It is not a huge stretch to imagine a transient burst of inflation in 2021. But what are the risks of this becoming more sustained? An increasing number of economists are warning of structural factors that could transform such a spike into a longer-term trend.
Principal amongst these is the effect of demography. The Great Demographic Reversal, a much-touted book published last summer by Charles Goodhart and Manoj Pradhan, proposes that the drop in inflation since the 1980s was primarily due to the growing working age populations in China and Eastern Europe. This provided a worldwide disinflationary impulse, as globalisation made these workforces available to boost production. The authors argue that both the demographic trend and globalisation are now in reverse, and that this will lead to a sustained period of much higher inflation than markets and policymakers expect.
At the same time, central banks appear to be getting more tolerant of rising prices. In the U.S., the Federal Reserve has committed to allowing inflation to persistently exceed 2% during the recovery from the pandemic. The ECB has emphasised its mandate to support the economic policies of the EU more strongly than the imperative to maintain price stability. Such attitudes risk creating a positive feedback loop that could be difficult to control. If people believe that inflation will be allowed to accelerate, they will bring forward purchases and potentially turn that belief into a self-fulfilling prophecy.
This would be a fine line for policymakers to walk at any time, but it is happening at a point where confidence in central bankers’ independence is more eroded than it has been for years. A recent survey by the Financial Times showed that of the 18 largest players in the UK gilt market, a majority believe the BoE is pursuing QE to finance government debts rather than to meet its inflation target. True or not, that belief has dangerous implications. It risks pegging inflation expectations — and possibly outcomes — to government borrowing rather than central bank action. Historically, such a link has frequently increased both the level, and the volatility, of inflation.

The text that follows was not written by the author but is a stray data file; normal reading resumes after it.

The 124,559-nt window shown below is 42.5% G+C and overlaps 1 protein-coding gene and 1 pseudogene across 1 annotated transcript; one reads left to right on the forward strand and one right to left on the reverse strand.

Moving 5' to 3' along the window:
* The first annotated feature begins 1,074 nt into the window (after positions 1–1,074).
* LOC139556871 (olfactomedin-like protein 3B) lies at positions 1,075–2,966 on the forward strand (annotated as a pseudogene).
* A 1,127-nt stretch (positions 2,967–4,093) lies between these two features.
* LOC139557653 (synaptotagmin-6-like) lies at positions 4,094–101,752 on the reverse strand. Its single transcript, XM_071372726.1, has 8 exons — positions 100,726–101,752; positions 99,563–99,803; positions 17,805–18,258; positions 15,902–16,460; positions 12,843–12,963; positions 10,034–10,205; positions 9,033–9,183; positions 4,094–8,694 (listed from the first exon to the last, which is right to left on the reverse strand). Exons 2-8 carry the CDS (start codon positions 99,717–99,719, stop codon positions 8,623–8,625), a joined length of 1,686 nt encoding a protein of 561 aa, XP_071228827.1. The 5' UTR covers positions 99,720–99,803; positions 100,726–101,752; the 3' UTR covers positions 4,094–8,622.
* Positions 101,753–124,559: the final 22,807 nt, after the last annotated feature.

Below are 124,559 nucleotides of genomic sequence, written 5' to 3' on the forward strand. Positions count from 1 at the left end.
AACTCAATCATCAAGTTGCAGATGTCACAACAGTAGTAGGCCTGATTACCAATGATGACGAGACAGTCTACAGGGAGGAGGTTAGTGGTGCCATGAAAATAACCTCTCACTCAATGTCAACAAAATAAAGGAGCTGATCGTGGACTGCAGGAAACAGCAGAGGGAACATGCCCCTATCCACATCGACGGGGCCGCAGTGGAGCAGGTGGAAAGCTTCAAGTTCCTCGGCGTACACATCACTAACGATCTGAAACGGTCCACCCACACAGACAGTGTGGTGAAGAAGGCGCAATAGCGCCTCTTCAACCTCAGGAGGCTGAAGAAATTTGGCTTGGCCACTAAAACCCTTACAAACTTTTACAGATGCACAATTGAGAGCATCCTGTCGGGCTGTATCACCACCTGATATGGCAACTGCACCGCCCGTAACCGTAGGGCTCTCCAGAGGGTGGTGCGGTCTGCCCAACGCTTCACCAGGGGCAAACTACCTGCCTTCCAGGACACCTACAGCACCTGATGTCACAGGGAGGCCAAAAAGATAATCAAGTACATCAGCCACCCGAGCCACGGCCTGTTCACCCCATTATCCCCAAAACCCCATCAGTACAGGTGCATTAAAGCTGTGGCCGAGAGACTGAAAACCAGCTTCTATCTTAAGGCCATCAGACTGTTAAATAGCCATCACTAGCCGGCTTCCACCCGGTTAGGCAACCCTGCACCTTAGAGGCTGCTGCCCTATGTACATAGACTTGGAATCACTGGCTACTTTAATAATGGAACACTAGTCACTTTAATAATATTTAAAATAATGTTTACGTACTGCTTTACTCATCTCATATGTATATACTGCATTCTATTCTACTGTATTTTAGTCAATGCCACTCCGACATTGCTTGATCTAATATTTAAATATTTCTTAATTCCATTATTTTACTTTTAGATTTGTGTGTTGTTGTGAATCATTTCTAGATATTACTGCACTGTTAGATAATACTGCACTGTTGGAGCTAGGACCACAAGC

If any of this sounds like a persuasive case for a resurgence of inflation, it should be highlighted that currently it has limited support in economic circles. And yet, from interest rates and government borrowing through to equity prices, much depends on the prevailing assumption that inflation is dead. Hedging against the event that it is wrong could be very valuable.
Interested to learn more about how inflation can affect your investments?
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Transactions in over-the-counter derivatives (or “swaps”) have significant risks, including, but not limited to, substantial risk of loss. You should consult your own business, legal, tax and accounting advisers with respect to proposed swap transaction and you should refrain from entering into any swap transaction unless you have fully understood the terms and risks of the transaction, including the extent of your potential risk of loss. This material has been prepared by a sales or trading employee or agent of Chatham Hedging Advisors and could be deemed a solicitation for entering into a derivatives transaction. This material is not a research report prepared by Chatham Hedging Advisors. If you are not an experienced user of the derivatives markets, capable of making independent trading decisions, then you should not rely solely on this communication in making trading decisions. All rights reserved.21-0030